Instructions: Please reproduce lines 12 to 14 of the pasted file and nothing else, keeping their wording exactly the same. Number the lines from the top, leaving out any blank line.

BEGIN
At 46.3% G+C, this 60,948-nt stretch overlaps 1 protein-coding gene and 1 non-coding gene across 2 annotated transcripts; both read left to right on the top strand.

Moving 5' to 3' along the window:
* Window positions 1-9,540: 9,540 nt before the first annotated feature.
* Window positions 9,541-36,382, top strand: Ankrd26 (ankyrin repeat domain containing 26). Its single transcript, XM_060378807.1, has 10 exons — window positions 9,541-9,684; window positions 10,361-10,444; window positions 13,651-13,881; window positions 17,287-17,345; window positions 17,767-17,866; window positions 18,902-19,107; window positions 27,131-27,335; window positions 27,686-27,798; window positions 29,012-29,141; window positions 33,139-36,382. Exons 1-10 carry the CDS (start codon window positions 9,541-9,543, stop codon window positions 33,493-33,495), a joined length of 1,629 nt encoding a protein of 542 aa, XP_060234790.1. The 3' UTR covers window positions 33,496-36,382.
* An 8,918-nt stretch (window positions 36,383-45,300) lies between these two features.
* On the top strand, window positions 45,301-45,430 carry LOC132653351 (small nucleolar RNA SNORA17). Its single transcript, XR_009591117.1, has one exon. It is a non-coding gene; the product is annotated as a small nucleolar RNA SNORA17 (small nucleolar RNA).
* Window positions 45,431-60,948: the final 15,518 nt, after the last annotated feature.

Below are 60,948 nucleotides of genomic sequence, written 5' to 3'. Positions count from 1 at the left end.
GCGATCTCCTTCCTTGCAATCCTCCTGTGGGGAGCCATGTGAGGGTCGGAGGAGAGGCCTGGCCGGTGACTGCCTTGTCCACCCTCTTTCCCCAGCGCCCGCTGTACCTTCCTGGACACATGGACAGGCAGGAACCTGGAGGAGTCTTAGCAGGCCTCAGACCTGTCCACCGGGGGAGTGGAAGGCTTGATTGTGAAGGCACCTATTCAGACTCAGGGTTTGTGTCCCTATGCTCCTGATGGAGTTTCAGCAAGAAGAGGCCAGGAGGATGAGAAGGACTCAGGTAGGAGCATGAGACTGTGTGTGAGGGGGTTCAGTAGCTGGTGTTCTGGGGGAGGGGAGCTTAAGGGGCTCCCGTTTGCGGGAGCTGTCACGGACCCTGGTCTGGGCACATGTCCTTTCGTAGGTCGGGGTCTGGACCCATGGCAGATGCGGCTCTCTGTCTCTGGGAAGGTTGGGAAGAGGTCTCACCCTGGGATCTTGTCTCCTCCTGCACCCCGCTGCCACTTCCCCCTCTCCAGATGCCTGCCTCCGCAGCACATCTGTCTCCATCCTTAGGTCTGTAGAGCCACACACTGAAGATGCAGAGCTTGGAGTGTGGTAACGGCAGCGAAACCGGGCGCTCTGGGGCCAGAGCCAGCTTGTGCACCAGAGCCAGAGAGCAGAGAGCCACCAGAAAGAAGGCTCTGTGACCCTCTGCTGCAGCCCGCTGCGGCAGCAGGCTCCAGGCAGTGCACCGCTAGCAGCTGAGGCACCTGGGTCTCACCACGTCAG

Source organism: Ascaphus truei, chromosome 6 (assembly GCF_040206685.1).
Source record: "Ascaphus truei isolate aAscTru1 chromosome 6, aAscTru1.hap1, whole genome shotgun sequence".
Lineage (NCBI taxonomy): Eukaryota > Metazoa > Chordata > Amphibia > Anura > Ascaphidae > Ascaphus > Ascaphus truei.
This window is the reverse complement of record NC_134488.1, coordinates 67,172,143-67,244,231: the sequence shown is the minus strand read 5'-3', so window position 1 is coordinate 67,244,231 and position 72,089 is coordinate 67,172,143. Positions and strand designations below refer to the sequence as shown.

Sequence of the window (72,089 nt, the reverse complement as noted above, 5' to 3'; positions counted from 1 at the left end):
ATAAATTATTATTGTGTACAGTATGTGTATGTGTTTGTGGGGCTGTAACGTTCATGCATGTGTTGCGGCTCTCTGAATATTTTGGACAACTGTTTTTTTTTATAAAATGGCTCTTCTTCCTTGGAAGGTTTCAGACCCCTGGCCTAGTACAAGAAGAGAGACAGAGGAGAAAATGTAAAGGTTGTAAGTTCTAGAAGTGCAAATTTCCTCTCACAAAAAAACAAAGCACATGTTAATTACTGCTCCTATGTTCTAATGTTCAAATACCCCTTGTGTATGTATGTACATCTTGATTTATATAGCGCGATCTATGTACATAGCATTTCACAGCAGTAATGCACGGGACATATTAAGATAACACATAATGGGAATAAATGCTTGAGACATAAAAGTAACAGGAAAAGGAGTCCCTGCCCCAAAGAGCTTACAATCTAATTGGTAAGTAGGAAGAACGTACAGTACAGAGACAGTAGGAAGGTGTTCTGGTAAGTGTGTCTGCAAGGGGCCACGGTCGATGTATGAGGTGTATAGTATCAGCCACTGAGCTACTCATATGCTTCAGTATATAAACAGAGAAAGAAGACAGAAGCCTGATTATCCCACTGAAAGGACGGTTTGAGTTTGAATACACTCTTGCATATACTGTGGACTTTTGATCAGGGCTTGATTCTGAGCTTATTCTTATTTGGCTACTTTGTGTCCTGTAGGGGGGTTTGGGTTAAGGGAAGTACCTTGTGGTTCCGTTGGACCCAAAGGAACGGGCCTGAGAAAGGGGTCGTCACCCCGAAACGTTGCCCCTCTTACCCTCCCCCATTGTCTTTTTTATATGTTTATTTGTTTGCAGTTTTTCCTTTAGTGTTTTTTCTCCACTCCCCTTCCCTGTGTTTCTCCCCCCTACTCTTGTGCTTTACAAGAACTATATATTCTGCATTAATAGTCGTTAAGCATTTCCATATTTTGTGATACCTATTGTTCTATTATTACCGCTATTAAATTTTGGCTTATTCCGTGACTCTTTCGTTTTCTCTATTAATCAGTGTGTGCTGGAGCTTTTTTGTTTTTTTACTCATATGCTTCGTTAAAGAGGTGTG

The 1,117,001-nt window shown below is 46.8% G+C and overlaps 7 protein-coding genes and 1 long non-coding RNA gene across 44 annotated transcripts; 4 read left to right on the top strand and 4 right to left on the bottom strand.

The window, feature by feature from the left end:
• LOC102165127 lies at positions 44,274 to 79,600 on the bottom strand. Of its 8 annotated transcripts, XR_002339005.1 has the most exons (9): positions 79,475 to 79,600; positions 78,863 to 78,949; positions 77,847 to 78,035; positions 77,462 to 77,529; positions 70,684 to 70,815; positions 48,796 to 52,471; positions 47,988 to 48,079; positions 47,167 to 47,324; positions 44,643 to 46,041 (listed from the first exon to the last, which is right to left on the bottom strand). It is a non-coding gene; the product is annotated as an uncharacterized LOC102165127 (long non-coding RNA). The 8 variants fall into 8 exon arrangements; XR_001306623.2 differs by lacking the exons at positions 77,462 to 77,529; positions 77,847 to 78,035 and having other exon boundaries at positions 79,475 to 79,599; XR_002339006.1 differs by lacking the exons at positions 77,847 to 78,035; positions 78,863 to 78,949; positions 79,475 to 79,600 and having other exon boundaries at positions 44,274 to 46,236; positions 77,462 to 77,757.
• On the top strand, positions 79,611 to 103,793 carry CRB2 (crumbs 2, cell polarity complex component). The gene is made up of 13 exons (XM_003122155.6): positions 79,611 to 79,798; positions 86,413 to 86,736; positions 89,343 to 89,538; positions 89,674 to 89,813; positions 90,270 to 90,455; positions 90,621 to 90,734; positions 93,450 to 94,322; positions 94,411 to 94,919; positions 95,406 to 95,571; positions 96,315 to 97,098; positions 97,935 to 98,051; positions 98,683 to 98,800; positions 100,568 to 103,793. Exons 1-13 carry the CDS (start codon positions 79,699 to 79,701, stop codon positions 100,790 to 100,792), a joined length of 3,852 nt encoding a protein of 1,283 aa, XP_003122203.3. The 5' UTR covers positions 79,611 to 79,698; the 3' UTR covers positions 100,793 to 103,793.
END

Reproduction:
Lineage (NCBI taxonomy): Eukaryota > Metazoa > Chordata > Amphibia > Anura > Ascaphidae > Ascaphus > Ascaphus truei.
This window is the reverse complement of record NC_134488.1, coordinates 67,172,143-67,244,231: the sequence shown is the minus strand read 5'-3', so window position 1 is coordinate 67,244,231 and position 72,089 is coordinate 67,172,143. Positions and strand designations below refer to the sequence as shown.

Sequence of the window (72,089 nt, the reverse complement as noted above, 5' to 3'; positions counted from 1 at the left end):